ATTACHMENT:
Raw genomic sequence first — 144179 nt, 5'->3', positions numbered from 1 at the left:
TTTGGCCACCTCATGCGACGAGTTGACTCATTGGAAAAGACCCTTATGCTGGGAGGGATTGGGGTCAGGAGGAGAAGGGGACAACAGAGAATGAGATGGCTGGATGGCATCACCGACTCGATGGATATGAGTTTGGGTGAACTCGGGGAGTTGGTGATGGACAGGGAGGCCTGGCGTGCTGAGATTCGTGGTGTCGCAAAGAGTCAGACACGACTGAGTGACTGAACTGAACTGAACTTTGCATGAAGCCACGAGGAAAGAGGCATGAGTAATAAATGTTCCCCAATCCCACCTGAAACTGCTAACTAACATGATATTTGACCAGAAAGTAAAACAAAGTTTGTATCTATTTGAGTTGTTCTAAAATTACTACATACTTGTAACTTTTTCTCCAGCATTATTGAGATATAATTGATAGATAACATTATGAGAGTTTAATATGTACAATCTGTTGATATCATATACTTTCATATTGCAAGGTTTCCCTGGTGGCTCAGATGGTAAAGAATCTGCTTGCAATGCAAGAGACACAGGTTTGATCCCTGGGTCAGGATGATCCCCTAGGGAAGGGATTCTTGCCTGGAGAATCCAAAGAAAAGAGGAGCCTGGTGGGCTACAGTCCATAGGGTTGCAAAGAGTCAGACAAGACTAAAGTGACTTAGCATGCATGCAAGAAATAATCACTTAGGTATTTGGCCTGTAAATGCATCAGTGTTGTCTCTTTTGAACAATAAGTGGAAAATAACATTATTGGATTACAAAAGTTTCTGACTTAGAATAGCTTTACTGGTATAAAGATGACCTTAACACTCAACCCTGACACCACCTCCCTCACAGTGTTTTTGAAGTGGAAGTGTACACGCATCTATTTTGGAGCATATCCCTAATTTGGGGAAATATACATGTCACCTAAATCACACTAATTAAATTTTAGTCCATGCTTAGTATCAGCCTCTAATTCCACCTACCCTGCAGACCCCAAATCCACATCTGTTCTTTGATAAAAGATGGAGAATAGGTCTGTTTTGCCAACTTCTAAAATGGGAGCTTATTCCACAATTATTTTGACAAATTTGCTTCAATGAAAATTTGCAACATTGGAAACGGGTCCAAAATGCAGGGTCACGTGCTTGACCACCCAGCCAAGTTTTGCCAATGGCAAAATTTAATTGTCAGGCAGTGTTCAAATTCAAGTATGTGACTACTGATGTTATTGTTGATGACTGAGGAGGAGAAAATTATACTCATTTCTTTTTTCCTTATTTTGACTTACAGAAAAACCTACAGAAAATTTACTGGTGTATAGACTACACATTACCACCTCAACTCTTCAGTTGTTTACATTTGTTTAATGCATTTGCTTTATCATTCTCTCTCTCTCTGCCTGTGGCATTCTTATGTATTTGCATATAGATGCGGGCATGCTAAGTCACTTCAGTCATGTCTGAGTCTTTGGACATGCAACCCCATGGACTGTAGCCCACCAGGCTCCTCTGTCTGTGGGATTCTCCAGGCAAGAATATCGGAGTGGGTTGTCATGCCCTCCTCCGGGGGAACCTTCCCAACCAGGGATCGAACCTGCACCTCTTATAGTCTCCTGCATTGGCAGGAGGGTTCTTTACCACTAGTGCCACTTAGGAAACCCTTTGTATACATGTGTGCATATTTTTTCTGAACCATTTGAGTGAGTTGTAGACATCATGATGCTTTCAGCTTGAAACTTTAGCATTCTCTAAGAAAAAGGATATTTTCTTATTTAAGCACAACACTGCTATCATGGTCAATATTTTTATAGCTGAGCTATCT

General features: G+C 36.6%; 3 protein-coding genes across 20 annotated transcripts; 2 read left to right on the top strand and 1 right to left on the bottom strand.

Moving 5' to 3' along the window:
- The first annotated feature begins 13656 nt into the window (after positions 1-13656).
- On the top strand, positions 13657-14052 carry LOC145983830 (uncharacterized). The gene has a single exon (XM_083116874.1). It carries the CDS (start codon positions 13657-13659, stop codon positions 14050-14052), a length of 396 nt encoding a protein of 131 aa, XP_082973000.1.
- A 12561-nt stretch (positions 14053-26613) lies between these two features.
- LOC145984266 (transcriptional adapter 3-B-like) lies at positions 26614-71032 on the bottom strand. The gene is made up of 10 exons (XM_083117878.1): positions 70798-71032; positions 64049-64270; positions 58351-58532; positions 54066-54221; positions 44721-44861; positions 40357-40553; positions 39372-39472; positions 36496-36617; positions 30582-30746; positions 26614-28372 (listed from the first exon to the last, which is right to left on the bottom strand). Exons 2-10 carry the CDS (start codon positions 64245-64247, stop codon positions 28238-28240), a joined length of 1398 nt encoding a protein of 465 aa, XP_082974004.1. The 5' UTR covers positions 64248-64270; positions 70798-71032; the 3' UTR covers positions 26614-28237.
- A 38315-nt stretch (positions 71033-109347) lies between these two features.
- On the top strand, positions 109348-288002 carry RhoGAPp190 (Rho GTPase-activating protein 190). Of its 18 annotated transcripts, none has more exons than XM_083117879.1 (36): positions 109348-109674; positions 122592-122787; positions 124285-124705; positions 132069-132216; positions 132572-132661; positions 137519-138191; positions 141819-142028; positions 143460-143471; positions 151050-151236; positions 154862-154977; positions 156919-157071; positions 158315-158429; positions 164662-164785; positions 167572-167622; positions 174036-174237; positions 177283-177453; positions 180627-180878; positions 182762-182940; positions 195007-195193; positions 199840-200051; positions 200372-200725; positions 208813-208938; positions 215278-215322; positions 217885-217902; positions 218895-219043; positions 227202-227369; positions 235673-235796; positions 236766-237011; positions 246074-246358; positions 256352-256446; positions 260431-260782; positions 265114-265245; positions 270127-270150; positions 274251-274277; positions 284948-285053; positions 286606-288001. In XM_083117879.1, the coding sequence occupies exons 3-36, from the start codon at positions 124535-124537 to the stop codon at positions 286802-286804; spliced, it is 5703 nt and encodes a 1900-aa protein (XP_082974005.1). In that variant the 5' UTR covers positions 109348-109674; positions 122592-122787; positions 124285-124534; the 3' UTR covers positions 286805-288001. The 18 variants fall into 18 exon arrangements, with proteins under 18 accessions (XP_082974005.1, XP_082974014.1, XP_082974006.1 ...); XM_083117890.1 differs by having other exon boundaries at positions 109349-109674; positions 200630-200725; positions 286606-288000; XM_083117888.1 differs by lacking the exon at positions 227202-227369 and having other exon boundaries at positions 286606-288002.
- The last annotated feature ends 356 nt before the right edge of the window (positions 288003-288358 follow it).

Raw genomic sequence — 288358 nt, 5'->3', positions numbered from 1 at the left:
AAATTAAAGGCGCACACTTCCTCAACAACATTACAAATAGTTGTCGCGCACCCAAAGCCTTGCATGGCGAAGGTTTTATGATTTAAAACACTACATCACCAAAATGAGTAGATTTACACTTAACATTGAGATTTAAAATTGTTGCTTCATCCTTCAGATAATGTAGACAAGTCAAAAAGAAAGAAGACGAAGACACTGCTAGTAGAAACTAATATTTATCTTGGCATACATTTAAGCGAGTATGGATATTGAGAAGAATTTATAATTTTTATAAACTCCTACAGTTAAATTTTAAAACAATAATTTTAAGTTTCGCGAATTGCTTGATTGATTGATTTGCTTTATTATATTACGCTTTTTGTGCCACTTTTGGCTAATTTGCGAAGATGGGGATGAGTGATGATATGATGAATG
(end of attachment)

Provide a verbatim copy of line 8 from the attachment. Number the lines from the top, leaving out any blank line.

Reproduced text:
- LOC145984266 (transcriptional adapter 3-B-like) lies at positions 26614-71032 on the bottom strand. The gene is made up of 10 exons (XM_083117878.1): positions 70798-71032; positions 64049-64270; positions 58351-58532; positions 54066-54221; positions 44721-44861; positions 40357-40553; positions 39372-39472; positions 36496-36617; positions 30582-30746; positions 26614-28372 (listed from the first exon to the last, which is right to left on the bottom strand). Exons 2-10 carry the CDS (start codon positions 64245-64247, stop codon positions 28238-28240), a joined length of 1398 nt encoding a protein of 465 aa, XP_082974004.1. The 5' UTR covers positions 64248-64270; positions 70798-71032; the 3' UTR covers positions 26614-28237.